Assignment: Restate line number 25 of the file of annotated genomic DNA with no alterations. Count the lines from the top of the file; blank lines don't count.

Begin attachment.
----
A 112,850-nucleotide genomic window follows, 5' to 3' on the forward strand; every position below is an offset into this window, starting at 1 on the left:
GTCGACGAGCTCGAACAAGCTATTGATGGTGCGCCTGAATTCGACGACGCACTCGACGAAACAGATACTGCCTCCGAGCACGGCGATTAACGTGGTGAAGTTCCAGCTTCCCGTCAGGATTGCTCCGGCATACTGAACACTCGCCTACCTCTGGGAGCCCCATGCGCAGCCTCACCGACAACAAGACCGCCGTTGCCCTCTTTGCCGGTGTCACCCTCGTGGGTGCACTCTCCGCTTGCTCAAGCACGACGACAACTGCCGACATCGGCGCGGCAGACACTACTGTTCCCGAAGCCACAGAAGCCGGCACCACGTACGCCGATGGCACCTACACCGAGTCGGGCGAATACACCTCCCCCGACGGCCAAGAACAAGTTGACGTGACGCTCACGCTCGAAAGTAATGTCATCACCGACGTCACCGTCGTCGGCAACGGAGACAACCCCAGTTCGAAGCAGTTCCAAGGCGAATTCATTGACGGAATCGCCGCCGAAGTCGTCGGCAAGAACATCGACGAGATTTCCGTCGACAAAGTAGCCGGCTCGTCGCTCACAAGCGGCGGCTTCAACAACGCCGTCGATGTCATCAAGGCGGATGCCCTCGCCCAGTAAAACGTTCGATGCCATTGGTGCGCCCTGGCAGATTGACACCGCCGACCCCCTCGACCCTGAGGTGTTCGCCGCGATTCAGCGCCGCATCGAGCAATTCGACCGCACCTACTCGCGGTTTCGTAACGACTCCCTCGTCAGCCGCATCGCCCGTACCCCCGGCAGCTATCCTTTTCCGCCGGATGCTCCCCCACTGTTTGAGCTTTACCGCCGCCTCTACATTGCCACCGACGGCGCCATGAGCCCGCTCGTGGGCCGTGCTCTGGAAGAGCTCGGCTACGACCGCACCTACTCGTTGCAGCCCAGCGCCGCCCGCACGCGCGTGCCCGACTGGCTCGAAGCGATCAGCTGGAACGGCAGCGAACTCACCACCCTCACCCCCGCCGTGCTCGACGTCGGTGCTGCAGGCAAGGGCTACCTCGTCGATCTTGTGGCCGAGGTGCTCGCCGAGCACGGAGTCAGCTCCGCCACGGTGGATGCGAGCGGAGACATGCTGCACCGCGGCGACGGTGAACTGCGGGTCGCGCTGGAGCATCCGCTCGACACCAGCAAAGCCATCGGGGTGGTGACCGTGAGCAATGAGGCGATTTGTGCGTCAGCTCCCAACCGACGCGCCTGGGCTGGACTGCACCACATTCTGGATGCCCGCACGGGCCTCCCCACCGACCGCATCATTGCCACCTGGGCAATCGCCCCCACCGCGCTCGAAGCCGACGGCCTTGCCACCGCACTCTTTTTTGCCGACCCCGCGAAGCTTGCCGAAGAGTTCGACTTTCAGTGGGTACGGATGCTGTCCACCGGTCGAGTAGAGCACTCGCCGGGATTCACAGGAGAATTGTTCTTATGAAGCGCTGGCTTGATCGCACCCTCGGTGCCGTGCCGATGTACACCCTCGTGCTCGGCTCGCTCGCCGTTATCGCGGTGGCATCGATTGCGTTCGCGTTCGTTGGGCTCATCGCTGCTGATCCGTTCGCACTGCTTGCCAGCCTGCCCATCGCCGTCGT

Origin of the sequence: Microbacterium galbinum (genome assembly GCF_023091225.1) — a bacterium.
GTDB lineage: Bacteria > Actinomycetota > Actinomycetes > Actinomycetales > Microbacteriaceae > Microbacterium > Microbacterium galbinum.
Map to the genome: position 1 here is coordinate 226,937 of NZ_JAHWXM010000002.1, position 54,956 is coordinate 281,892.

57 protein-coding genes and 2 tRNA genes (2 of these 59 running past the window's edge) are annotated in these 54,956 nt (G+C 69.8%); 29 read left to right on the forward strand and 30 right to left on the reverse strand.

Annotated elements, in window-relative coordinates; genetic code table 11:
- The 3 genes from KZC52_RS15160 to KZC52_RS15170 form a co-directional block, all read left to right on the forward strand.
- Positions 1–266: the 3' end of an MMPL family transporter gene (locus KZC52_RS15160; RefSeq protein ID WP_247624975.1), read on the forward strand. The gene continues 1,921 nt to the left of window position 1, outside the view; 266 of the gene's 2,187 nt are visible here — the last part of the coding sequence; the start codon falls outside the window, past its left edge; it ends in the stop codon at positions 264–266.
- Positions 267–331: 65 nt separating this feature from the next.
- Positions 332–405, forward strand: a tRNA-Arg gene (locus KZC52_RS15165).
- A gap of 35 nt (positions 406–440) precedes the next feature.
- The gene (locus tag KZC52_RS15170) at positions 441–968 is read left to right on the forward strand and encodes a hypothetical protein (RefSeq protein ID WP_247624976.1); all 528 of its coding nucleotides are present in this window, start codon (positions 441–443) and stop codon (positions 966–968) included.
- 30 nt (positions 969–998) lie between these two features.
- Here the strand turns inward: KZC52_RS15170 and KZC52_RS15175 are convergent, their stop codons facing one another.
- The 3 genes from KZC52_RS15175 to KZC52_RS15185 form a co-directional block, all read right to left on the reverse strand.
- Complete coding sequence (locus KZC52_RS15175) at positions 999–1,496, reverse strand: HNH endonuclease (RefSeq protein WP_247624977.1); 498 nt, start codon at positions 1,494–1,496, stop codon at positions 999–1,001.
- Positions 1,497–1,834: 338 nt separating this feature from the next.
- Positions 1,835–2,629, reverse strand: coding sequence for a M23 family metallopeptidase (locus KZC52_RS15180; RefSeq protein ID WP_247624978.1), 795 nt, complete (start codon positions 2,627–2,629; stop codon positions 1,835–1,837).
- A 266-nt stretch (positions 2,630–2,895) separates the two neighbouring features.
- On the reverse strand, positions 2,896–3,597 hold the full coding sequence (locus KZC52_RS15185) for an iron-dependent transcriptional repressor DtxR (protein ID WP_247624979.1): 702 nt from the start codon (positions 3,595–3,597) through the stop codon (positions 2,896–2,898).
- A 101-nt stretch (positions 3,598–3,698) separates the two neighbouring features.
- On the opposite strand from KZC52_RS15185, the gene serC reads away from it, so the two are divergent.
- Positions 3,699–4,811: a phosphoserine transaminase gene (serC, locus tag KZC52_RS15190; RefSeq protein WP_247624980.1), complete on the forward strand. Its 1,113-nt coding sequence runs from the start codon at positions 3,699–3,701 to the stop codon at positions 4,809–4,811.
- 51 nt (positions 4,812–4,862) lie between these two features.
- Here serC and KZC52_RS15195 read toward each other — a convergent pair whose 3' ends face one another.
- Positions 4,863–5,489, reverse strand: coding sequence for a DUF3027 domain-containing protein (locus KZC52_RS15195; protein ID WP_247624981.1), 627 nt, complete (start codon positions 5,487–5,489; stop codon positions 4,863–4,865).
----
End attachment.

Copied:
- 51 nt (positions 4,812–4,862) lie between these two features.